Econ101 Final Essays

Econ101 Final Essays - Q1 Sequential-move game is showed...

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Q1. Sequential-move game is showed in a game tree form, where players take turns choosing actions (extensive form), while simultaneous-move game is represented in a matrix, where players simultaneously choose their actions (normal form). The strategies of a simultaneous game are simply their actions since nobody can decide his behavior base on what the other has done (unlike sequential game). Trees are used to represent sequential games, because they show the order in which actions are taken by the players. Matrices, unlike trees, simply show the outcomes, represented in terms of the players' utility functions, for every possible combination of strategies the players might use. The two sorts of games are not equivalent, because extensive-form games contain information—about sequences of play and players' levels of information about the game structure—that strategic-form games do not. Q2. A Nash equilibrium is a situation where all players play such strategies that no one could attain a higher utility by playing a different strategy (no player would want to unilaterally change his/her behavior). The strategies can either be pure or mixed (which need to be calculated with probability into the pure strategies). A Pareto optimal outcome is the one such that no one could be made better off without making someone worse off. A Nash equilibrium isn’t necessary a Pareto optimal outcome. An example would be in a Prisoners’ Dilemma game. If player 1 and player 2 are silent (-1,-1), PL1 Rat and PL2 Silent (0,-10), PL1 silent and PL2 Rat (-10,0), and both players Rat on each other (-5,-5).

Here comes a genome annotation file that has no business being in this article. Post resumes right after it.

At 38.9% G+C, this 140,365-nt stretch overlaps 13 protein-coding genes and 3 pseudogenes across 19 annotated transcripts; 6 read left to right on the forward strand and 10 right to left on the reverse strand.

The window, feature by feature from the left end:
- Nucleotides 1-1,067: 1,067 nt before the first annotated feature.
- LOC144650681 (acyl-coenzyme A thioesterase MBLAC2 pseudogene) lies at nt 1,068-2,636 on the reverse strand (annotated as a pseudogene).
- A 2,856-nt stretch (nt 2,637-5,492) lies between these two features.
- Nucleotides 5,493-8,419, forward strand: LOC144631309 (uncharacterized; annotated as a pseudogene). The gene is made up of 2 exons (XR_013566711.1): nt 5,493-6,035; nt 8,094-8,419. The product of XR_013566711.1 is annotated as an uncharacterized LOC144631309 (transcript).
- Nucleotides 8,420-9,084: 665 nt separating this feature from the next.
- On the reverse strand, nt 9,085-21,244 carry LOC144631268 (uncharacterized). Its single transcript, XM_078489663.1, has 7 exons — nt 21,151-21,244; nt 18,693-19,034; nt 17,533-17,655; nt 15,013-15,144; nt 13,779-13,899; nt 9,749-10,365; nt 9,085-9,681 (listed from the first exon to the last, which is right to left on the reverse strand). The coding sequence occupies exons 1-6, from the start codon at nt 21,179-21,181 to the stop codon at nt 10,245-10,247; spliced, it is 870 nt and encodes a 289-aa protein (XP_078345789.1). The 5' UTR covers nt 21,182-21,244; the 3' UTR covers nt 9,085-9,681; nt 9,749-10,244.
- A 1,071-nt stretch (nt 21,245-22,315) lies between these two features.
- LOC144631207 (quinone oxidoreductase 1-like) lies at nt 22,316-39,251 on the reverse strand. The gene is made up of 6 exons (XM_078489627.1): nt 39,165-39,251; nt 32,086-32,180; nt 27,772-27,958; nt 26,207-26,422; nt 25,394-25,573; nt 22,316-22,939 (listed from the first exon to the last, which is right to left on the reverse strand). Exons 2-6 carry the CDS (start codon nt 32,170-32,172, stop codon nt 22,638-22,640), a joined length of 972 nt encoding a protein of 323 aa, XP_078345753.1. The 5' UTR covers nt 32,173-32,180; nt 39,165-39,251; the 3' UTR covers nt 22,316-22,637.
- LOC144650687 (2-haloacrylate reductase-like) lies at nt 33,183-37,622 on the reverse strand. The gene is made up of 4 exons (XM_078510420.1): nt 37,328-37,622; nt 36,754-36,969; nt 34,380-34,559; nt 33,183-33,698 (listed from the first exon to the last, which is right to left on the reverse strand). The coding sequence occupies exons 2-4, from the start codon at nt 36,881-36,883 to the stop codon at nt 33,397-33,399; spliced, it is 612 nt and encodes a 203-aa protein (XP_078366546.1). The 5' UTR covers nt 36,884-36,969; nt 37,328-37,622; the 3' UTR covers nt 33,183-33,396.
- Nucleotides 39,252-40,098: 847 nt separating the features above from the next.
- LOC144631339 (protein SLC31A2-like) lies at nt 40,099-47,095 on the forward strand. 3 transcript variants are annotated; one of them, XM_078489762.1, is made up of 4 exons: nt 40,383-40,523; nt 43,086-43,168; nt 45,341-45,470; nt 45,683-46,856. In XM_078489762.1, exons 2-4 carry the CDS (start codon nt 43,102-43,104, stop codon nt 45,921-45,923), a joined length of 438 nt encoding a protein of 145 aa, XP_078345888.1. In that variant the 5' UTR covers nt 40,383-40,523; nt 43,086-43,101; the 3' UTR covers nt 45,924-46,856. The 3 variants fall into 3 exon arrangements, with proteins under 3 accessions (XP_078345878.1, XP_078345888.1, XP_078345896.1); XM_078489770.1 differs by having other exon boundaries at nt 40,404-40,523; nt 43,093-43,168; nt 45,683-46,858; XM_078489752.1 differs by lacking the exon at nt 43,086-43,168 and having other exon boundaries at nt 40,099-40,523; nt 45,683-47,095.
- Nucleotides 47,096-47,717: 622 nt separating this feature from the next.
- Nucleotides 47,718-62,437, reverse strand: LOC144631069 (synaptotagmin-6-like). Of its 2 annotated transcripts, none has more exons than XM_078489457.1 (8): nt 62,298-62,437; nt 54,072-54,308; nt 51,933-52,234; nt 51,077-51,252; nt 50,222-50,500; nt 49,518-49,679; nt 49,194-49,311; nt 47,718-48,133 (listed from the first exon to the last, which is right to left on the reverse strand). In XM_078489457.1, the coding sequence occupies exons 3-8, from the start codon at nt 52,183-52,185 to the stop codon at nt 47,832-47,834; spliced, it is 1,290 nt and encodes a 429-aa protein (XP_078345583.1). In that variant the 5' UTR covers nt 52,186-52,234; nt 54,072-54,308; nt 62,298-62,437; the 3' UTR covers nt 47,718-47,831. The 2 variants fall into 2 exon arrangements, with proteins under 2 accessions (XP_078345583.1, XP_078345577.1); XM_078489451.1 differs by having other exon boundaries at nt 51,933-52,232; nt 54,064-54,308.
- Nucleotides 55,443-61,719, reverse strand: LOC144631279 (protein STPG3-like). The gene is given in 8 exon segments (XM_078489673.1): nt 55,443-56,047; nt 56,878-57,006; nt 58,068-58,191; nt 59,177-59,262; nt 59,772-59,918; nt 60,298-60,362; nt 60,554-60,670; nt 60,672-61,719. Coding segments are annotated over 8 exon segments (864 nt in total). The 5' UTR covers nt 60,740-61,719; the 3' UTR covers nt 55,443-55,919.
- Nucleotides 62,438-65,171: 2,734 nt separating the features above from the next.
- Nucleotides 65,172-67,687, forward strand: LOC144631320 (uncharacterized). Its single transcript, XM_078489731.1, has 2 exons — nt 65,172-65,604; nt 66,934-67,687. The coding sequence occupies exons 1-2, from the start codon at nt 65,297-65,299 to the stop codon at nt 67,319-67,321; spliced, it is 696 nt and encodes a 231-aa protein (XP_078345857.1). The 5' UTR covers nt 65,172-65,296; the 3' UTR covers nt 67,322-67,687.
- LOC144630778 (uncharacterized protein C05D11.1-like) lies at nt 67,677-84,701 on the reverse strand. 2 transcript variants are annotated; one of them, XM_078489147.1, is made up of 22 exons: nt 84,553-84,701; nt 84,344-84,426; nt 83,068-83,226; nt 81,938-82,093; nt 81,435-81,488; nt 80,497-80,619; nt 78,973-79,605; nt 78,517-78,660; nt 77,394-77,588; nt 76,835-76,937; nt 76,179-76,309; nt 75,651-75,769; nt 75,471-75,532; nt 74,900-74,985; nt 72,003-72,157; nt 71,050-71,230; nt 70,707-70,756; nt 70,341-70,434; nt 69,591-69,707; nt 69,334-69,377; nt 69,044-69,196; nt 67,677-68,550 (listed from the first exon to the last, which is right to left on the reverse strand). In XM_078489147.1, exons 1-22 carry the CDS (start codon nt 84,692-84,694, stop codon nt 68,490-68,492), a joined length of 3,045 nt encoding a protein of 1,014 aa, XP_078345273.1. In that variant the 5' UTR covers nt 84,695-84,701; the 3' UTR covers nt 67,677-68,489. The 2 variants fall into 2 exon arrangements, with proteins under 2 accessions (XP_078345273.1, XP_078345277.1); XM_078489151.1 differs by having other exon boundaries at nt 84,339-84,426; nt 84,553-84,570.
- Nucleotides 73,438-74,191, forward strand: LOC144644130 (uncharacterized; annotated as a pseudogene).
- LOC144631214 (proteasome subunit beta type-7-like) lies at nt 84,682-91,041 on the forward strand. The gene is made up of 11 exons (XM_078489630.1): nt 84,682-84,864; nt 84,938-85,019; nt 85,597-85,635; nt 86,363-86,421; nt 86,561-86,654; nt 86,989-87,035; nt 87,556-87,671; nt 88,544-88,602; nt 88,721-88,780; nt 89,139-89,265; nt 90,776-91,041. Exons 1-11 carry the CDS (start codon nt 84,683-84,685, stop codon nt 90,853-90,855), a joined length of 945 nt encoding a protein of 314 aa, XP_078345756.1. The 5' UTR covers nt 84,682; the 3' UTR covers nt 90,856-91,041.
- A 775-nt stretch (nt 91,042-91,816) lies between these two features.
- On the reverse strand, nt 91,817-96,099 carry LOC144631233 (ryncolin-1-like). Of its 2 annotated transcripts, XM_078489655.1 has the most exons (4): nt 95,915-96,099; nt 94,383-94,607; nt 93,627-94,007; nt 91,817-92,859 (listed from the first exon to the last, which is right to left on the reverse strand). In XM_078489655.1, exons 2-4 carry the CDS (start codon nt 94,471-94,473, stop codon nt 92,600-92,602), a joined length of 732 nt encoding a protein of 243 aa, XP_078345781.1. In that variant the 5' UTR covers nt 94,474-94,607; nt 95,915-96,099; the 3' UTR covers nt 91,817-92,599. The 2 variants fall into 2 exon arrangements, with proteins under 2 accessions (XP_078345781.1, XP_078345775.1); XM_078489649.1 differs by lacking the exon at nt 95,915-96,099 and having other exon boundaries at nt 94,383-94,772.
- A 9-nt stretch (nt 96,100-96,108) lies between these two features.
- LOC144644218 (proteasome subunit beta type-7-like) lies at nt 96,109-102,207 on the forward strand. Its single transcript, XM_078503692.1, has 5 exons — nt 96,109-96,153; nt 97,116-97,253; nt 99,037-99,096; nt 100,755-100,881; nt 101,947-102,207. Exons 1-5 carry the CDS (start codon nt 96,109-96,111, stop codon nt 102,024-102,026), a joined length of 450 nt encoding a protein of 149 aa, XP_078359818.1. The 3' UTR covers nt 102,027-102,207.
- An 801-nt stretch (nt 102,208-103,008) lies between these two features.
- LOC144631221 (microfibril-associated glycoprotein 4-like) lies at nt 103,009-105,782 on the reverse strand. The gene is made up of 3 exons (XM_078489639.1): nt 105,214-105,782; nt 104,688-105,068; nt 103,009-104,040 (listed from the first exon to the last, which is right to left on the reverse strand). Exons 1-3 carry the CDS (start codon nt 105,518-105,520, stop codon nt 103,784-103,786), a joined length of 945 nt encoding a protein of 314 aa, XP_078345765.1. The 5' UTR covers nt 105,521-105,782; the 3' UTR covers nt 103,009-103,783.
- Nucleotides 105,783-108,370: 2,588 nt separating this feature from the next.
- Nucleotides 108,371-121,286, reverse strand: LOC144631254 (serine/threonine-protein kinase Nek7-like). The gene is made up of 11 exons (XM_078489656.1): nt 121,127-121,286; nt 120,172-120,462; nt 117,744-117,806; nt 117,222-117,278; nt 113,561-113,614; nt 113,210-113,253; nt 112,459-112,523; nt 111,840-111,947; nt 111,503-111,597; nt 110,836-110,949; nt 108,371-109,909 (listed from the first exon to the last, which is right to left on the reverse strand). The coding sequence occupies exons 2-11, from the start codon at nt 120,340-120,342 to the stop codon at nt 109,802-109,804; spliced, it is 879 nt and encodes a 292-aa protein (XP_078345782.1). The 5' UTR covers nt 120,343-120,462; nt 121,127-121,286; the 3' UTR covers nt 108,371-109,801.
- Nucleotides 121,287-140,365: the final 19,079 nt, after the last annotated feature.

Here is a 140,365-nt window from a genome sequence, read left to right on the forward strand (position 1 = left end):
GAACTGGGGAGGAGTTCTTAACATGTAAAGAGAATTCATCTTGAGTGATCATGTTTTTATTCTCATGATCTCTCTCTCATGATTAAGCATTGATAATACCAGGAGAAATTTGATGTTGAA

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This note was uploaded on 02/06/2012 for the course ECON 101 taught by Professor Buddin during the Spring '08 term at UCLA.

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Econ101 Final Essays - Q1 Sequential-move game is showed...

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